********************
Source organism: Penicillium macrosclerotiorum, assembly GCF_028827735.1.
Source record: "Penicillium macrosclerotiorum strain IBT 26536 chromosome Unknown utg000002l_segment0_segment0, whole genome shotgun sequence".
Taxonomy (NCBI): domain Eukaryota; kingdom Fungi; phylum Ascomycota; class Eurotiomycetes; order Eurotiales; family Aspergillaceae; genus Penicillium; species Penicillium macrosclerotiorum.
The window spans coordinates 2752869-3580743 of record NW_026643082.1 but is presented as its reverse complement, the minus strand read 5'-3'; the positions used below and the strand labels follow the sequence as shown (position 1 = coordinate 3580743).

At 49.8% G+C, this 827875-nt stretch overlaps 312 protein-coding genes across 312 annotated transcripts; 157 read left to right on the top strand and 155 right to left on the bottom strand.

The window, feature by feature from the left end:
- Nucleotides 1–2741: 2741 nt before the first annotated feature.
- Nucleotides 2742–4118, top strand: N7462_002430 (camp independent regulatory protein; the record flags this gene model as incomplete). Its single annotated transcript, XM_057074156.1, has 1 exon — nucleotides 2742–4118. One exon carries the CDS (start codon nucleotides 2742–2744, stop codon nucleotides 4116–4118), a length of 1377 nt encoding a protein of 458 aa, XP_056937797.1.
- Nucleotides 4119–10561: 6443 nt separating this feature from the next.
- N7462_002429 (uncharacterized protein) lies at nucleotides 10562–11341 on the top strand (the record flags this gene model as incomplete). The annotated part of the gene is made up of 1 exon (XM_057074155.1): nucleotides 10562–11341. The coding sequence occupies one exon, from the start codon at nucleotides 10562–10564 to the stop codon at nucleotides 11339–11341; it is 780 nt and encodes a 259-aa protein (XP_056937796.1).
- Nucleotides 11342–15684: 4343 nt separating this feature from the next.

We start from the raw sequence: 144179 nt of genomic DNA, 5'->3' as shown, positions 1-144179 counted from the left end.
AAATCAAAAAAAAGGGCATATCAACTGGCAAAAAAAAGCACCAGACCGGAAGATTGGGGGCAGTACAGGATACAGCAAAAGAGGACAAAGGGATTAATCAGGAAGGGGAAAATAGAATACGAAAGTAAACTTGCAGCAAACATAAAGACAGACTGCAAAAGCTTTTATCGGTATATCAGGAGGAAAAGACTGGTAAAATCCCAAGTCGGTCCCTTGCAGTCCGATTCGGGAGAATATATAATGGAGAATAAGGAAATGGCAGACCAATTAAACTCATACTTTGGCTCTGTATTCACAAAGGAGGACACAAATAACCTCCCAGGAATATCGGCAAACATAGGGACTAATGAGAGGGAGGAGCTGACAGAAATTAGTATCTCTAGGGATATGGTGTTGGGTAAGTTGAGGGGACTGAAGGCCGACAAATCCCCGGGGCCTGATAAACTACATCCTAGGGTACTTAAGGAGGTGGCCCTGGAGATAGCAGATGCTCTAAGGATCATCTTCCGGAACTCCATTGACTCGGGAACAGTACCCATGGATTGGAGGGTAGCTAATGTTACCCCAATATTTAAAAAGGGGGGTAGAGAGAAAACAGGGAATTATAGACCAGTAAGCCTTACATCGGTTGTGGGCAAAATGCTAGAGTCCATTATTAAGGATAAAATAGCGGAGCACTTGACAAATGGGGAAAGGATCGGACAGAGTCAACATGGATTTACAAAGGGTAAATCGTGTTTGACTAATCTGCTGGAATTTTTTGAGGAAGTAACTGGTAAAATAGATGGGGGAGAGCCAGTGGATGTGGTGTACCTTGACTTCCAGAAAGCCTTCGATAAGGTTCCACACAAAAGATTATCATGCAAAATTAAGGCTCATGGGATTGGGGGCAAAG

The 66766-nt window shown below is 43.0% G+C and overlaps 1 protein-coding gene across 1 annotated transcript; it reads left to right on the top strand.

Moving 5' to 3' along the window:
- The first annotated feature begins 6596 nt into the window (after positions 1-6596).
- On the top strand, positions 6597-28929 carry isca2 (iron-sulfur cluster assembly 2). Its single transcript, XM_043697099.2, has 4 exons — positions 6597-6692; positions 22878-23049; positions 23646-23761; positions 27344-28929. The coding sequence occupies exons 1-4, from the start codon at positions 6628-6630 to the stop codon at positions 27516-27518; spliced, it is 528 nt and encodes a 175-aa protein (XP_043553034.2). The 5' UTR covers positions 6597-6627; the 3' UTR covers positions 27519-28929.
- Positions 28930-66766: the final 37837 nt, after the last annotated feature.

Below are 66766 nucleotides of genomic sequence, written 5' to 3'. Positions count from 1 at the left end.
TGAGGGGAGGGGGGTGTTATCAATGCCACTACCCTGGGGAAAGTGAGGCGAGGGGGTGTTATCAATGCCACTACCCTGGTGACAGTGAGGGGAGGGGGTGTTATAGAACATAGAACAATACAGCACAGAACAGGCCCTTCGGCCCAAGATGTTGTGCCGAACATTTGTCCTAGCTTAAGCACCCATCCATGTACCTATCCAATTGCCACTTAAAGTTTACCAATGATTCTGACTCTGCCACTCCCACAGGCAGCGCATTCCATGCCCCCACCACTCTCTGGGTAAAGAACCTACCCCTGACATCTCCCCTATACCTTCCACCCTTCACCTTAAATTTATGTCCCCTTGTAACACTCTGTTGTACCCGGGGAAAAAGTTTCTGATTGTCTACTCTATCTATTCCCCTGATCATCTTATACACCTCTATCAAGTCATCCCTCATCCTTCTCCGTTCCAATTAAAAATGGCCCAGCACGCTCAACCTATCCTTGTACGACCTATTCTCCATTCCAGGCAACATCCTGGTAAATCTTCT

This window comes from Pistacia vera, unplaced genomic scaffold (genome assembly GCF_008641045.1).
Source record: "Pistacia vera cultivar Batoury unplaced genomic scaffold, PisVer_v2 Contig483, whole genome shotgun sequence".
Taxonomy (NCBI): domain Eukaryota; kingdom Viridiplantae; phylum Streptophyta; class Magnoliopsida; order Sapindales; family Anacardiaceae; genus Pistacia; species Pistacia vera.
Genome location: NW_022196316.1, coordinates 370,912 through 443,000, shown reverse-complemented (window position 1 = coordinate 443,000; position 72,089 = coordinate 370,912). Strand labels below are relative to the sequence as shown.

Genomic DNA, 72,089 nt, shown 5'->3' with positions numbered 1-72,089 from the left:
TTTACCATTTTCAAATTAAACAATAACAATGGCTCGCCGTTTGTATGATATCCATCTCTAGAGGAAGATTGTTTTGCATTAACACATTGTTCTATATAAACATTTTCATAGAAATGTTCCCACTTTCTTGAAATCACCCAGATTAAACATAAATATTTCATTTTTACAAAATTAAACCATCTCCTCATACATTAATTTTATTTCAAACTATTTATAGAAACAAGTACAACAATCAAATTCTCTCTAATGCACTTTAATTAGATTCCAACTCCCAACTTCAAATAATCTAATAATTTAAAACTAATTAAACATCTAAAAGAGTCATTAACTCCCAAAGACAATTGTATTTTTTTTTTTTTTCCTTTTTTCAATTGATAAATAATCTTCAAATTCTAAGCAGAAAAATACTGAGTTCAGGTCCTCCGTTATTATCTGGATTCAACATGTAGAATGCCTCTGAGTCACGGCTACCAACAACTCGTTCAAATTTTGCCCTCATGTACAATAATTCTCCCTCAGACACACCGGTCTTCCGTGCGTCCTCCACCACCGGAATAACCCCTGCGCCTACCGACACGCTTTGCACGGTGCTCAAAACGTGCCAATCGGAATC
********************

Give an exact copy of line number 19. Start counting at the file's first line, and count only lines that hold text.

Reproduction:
Below are 66766 nucleotides of genomic sequence, written 5' to 3'. Positions count from 1 at the left end.